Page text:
Bottom Line: Before PCV introduction in the Czech Republic in 2010, a national surveillance system for IPD was implemented in 2008 and further improved in 2011.An effect of the PVC vaccination in the Czech Republic is visible in the incidence of IPD in target age groups (<5 y).In 2013, an increase in the IPD incidence was observed.

View Article: PubMed Central - PubMed

Affiliation: National Institute of Public Health (NIPH), Prague, Czech Republic; European Program for Public Health Microbiology (EUPHEM), ECDC, Stockholm, Sweden.

ABSTRACT

Background: Invasive pneumococcal disease (IPD) is caused by Streptococcus pneumoniae and mostly presents as pneumonia, sepsis or meningitis. A notable portion of IPD cases is vaccine preventable and the pneumococcal conjugate vaccine (PCV) was introduced into the routine childhood immunization programs in many countries during the last decades.

Objectives: Before PCV introduction in the Czech Republic in 2010, a national surveillance system for IPD was implemented in 2008 and further improved in 2011. In this study, we describe the new surveillance system for the first time and measure its sensitivity between 2010 and 2013 using the capture-recapture method. Furthermore, we describe the recent epidemiological trend of IPD, taking sensitivity estimates into account.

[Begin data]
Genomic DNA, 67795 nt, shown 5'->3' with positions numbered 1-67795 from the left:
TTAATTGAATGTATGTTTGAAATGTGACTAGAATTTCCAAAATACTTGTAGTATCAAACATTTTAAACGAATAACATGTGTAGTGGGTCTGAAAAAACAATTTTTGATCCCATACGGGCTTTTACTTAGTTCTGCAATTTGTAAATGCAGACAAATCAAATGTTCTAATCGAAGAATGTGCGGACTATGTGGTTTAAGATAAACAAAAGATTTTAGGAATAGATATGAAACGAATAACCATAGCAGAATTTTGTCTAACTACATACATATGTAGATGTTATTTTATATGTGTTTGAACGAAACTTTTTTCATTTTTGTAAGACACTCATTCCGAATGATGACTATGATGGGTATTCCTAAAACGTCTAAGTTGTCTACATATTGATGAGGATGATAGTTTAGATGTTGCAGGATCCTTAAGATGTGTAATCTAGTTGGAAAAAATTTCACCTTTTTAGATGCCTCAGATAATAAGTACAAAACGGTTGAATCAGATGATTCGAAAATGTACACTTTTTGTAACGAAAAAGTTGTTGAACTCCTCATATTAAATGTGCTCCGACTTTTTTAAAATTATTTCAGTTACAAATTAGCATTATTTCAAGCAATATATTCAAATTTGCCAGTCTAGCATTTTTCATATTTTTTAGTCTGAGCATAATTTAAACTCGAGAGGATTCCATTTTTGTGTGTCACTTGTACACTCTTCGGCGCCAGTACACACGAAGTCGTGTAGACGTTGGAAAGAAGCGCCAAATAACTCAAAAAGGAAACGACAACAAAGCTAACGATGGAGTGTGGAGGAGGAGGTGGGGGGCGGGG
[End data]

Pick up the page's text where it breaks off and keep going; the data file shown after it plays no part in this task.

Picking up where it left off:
Results and conclusions: Between 2010 and 2013 the estimated sensitivity of the overall IPD surveillance increased from 81% to 99%. The sensitivity of individual reporting sources increased from 72% to 87% for the laboratory system and from 31% to 89% for the epidemiological notification system. Crucial for this improvement was the introduction of quarterly report reminders in 2011. Due to positive source dependency, the presented sensitivity estimates are most probably overestimated and reflect the upper limit of reporting completeness. Stratification showed variation in sensitivity of reporting particularly according to region. An effect of the PVC vaccination in the Czech Republic is visible in the incidence of IPD in target age groups (<5 y). This influence was not evident in the total IPD incidence and may interfere with increasing sensitivity of reporting. In 2013, an increase in the IPD incidence was observed. This finding requires further observation and a detailed vaccine impact analysis is needed to assess the current immunization strategy.

No MeSH data available.


Related in: MedlinePlus